Women who have IVF/ICSI infertility treatments have a 29% chance of conceiving naturally within six years of the cessation of treatments. These are the findings of an Internet survey conducted by a group of gynaecologists presented in the journal Human Fertility.
The National Institute for Health and Care Excellence estimates that one in seven couples in the United Kingdom are affected by infertility, with so-called 'assisted reproductive technologies' (ARTs) such as IVF and ICSI being widely employed. These treatments are emotionally and financially demanding, and not all couples will achieve a baby through these methods.
Research into conception rates after these treatments - whether successful or unsuccessful - has been limited, but the authors hope that their findings will be useful for counselling and reassuring women about their chances of natural conception after infertility treatment.
The researchers contacted users of an independent fertility website asking members who had received IVF/ICSI treatments to participate in their anonymous survey. From the 403 applicable responses (from a total of 484 responses), they found that of the 96 respondents who did not conceive through the course of the treatments, 34 subsequently conceived, leading to 30 live births. Of the 307 who conceived during the treatments, 84 also conceived post-treatment.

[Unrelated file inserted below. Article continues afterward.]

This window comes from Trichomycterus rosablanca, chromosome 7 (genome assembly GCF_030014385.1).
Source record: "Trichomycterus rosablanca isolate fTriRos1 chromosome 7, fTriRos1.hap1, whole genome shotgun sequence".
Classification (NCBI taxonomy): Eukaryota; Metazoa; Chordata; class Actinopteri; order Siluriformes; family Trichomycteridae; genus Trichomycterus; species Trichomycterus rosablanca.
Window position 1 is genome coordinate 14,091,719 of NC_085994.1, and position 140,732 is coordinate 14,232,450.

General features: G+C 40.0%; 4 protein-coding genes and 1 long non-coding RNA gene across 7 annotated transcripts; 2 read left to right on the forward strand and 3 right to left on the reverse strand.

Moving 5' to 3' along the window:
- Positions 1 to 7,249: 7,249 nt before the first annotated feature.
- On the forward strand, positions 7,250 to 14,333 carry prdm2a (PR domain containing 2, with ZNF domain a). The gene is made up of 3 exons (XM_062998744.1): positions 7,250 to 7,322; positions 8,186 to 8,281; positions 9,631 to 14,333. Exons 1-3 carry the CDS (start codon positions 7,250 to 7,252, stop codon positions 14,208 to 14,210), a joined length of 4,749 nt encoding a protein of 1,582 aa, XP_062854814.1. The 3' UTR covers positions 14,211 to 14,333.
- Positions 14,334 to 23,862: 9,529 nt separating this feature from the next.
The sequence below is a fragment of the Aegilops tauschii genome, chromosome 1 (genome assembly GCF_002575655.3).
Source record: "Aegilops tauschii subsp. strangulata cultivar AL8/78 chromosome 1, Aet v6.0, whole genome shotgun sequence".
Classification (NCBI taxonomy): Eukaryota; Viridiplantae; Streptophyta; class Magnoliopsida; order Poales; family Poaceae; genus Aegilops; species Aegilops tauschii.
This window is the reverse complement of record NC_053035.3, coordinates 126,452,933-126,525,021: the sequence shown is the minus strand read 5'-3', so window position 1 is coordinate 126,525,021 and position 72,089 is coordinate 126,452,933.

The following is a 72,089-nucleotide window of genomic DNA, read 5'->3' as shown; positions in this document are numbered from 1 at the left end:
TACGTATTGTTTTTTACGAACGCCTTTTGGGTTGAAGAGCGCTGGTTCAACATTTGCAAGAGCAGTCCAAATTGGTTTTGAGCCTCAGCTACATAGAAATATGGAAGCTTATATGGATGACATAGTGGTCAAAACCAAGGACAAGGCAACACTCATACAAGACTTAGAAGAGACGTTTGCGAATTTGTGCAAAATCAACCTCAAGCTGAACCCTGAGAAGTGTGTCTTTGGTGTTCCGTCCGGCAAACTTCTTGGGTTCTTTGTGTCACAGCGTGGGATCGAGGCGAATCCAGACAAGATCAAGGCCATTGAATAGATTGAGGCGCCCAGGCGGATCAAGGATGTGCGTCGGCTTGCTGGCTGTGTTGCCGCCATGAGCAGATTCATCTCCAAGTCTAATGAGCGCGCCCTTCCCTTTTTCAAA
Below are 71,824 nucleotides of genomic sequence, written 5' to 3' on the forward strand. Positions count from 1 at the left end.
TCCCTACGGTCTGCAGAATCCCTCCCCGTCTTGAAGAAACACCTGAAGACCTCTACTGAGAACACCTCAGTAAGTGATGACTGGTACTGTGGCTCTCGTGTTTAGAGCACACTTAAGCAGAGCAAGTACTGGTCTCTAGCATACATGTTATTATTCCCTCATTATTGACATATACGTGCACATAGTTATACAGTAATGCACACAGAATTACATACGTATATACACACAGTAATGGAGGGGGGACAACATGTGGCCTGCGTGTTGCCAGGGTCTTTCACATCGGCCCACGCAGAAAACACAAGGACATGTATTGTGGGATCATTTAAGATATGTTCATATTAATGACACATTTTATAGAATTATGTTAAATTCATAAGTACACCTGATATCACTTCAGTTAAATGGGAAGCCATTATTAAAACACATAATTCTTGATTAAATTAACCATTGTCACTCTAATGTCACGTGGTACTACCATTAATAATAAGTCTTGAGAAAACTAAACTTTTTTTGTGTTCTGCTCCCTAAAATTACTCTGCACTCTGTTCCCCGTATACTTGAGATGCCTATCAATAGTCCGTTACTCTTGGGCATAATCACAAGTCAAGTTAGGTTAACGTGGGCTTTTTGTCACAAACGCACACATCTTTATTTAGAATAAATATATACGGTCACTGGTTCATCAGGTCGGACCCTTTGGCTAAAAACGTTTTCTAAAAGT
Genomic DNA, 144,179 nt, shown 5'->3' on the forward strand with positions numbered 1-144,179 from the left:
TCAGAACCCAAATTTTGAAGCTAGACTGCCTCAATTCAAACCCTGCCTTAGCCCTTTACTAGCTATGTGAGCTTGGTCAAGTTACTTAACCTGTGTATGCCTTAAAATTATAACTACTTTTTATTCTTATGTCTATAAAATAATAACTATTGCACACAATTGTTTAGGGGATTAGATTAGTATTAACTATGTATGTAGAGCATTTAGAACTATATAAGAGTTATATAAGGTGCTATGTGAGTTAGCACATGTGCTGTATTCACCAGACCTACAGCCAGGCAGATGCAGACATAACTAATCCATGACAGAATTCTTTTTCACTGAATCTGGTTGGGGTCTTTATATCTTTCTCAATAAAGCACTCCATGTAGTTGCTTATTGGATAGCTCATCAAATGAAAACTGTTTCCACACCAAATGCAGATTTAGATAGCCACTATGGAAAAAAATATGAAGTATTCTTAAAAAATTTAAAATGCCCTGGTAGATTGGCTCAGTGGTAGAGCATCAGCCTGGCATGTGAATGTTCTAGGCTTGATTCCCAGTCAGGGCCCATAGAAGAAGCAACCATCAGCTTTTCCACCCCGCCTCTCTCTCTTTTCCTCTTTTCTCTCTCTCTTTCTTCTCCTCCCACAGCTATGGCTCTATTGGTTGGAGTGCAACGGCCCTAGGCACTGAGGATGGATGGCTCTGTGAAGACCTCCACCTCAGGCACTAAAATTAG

Lead author Samuel Marcus said "regardless of the outcome of IVF and ICSI treatments - whether the patients conceived or not - there is about a 30% likelihood of conceiving over a 6 year period."
The authors do acknowledge some limitations in their paper, specifically that it relied on self-reporting, and that a selection bias may have been caused by pregnant couples being more willing to respond than disappointed couples.
In the study, the authors found that 87% of the spontaneous conceptions occurred within two years of finishing the infertility treatments, and over the six-year period following treatments 22% delivered a live baby. Whilst many couples may see treatments as IVF as a 'last resort' the researchers hope that their findings may offer hope to those in this unfortunate position.
Professor Allan Pacey, Editor in Chief of Human Fertility said "This is really useful information that doctors can use to counsel patients about their chances of pregnancy after undergoing assisted conception. It certainly suggests that there remains a reasonable chance of spontaneous pregnancy after IVF or ICSI has been attempted."